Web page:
Our team is interdisciplinary and interinstitutional. The team includes scholars who write on issues related to the environment, natural resources management, land use, climate change, rural life, linguistics, and environmental history.
Blake Hudson is a Professor of Law at the University of Houston Law Center. He researches and writes on issues related to the environment, natural resources management, land use planning, governance structure, and private property issues. Being from rural Alabama, he is also interested in how culture, religion, and other attributes of societies that impact the environmental narratives that they adopt and by which they are influenced. Blake received his J.D. from Duke University School of Law and his Masters in Environmental Science from Duke University’s Nicholas School of the Environment.
Ann (“Annie”) Eisenberg is an Assistant Professor of Law at the University of South Carolina School of Law. Her research focuses on land use planning, climate change, and rural development, with a focus on law and the urban-rural divide. Having received her undergraduate degree from Cornell University in Linguistics and French Cultural Studies, she is fascinated by the role of rhetoric and discourse in shaping perceptions of environmental policy tensions. She received her J.D. from Cornell Law School and LL.M. in Energy and Sustainable Development Law from West Virginia University College of Law.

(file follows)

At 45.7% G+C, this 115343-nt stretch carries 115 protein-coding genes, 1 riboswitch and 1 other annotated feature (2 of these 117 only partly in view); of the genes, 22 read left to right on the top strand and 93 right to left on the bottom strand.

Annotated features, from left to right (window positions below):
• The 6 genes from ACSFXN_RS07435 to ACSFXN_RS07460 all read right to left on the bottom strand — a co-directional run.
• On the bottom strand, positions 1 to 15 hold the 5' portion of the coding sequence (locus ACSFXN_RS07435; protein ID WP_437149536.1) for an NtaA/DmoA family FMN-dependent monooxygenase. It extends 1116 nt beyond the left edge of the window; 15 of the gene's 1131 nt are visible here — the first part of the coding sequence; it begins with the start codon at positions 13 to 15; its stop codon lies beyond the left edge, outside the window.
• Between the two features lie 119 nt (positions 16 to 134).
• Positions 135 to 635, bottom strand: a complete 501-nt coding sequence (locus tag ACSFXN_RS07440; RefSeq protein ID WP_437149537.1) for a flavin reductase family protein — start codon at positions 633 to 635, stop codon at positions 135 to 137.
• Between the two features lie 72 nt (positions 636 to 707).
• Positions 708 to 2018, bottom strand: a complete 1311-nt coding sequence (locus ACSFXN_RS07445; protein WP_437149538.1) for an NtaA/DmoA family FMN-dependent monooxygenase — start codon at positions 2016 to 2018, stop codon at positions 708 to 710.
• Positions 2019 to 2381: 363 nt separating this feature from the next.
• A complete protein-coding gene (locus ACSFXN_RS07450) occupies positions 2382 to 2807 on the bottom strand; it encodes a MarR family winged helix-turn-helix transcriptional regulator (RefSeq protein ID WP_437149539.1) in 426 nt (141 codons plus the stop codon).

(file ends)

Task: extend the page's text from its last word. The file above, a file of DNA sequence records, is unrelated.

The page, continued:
Christophe Roncato Tounsi is a senior lecturer at the Department of English language and literature at University Grenoble Alpes (UGA). Among the courses he teaches are: introduction to environmental issues, introduction to environmental history, the history of American environmental movements. He defended a PhD in literature (UGA, 2011) on the work of Scottish writer Kenneth White and has written a number of papers on the environmental tradition (W. Wordsworth, G. Snyder, K. White, A. Adams, A. Sonfist, P. Johanson) and one book (Kenneth White, une oeuvre-monde, PUR, 2014). Christophe’s research interest has recently evolved towards environmental history with a focus on the American West. He currently works on California’s transition to renewable energy, its environmental and social impacts.
Roy Carpenter is Associate Professor/Maître de Conférences at the University of Grenoble/Université de Grenoble-Alpes, France. He writes on the history of political and legal institutions, including their relation to environmental policy. He is also interested in theories of authority and power. He recently published a critical history of Jonathan Edwards’ role in dismantling the power structure of colonial America and how it prepared the way for the American Revolution. Roy received his B.A. and M.A. from McGill University. He passed the French Agrégation in 2001 and received his doctorate in American studies from the University of Versailles in 2011.